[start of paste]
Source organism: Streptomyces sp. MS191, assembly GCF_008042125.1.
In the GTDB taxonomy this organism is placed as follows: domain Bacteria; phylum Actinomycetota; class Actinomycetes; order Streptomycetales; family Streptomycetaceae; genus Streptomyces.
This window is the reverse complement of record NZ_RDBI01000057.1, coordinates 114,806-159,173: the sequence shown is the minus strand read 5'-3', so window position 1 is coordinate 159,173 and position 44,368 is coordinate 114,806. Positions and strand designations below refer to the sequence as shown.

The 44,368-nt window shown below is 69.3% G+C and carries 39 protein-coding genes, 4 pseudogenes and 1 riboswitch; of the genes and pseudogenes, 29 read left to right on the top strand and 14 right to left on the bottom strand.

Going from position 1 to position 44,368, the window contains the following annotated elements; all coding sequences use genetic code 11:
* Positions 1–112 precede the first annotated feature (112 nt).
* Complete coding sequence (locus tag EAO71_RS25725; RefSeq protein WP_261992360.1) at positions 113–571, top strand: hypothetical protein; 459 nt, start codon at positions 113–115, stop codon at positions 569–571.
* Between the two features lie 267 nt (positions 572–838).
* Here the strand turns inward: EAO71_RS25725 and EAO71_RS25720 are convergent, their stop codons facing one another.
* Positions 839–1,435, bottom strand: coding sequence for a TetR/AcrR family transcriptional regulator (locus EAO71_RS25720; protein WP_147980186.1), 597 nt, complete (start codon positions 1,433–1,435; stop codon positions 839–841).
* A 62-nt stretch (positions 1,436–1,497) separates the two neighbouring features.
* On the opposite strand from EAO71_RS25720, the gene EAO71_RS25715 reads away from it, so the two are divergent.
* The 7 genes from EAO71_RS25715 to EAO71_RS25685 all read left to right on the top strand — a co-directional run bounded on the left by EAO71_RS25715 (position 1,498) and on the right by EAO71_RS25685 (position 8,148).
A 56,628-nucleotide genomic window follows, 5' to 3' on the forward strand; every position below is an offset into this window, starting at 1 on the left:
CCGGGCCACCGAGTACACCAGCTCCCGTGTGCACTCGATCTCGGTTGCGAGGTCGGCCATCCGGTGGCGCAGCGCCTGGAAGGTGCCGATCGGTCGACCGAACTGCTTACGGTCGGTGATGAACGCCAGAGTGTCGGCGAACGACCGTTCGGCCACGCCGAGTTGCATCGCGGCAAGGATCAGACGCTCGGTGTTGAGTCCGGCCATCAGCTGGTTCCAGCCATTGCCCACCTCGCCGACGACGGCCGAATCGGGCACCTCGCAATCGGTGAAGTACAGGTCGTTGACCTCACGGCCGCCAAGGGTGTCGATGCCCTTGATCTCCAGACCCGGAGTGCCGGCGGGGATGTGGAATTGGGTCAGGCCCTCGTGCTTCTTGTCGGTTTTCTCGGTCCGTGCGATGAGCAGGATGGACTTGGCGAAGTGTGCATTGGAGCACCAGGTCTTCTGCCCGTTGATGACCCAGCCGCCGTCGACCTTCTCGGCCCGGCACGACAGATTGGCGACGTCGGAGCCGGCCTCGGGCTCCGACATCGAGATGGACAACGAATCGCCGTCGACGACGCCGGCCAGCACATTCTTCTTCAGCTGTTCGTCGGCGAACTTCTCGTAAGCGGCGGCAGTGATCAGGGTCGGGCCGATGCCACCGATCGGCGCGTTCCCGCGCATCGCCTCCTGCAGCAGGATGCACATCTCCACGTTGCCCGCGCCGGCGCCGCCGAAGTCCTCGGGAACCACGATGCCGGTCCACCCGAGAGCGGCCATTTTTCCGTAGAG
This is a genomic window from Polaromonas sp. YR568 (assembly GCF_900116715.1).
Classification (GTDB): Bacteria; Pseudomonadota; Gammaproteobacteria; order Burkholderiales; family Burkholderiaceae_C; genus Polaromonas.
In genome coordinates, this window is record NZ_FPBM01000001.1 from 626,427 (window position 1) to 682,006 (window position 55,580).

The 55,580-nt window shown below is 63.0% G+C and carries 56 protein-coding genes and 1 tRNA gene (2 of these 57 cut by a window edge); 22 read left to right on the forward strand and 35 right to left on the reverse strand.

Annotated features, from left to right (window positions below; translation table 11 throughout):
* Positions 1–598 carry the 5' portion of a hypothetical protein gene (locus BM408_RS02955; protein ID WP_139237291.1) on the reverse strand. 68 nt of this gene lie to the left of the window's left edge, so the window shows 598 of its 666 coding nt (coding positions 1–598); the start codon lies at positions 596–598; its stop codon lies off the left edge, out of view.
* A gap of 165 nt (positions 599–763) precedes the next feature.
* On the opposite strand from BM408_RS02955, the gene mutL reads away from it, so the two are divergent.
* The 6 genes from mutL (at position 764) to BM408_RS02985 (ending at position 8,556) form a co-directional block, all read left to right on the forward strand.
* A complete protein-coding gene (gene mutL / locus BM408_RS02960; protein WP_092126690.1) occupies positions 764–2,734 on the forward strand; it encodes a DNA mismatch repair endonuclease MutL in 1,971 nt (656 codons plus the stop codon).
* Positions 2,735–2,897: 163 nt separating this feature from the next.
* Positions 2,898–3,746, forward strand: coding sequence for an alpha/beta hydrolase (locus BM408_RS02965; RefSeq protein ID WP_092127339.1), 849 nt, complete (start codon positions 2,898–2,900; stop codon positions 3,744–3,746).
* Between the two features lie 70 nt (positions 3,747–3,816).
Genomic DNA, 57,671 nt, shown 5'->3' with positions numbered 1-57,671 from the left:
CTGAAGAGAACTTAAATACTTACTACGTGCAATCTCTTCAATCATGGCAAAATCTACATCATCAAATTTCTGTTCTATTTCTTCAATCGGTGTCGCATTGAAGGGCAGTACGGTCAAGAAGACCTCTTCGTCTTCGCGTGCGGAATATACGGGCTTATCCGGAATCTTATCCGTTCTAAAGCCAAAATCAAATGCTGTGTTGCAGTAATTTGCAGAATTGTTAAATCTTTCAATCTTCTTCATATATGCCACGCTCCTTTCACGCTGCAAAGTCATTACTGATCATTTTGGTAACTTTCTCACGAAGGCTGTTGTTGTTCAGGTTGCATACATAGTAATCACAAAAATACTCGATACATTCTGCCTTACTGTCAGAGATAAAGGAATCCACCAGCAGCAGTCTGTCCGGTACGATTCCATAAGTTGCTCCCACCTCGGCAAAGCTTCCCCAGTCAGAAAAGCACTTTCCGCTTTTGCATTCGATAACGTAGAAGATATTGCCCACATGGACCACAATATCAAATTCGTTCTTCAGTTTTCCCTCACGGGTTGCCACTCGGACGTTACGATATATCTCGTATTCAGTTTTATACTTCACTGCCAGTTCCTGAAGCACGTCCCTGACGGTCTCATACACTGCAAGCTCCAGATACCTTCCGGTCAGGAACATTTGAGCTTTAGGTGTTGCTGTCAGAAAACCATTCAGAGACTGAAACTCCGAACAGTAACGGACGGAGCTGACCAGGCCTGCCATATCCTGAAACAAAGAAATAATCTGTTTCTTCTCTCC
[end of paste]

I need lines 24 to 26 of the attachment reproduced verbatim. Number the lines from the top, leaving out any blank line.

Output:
* The 6 genes from mutL (at position 764) to BM408_RS02985 (ending at position 8,556) form a co-directional block, all read left to right on the forward strand.
* A complete protein-coding gene (gene mutL / locus BM408_RS02960; protein WP_092126690.1) occupies positions 764–2,734 on the forward strand; it encodes a DNA mismatch repair endonuclease MutL in 1,971 nt (656 codons plus the stop codon).
* Positions 2,735–2,897: 163 nt separating this feature from the next.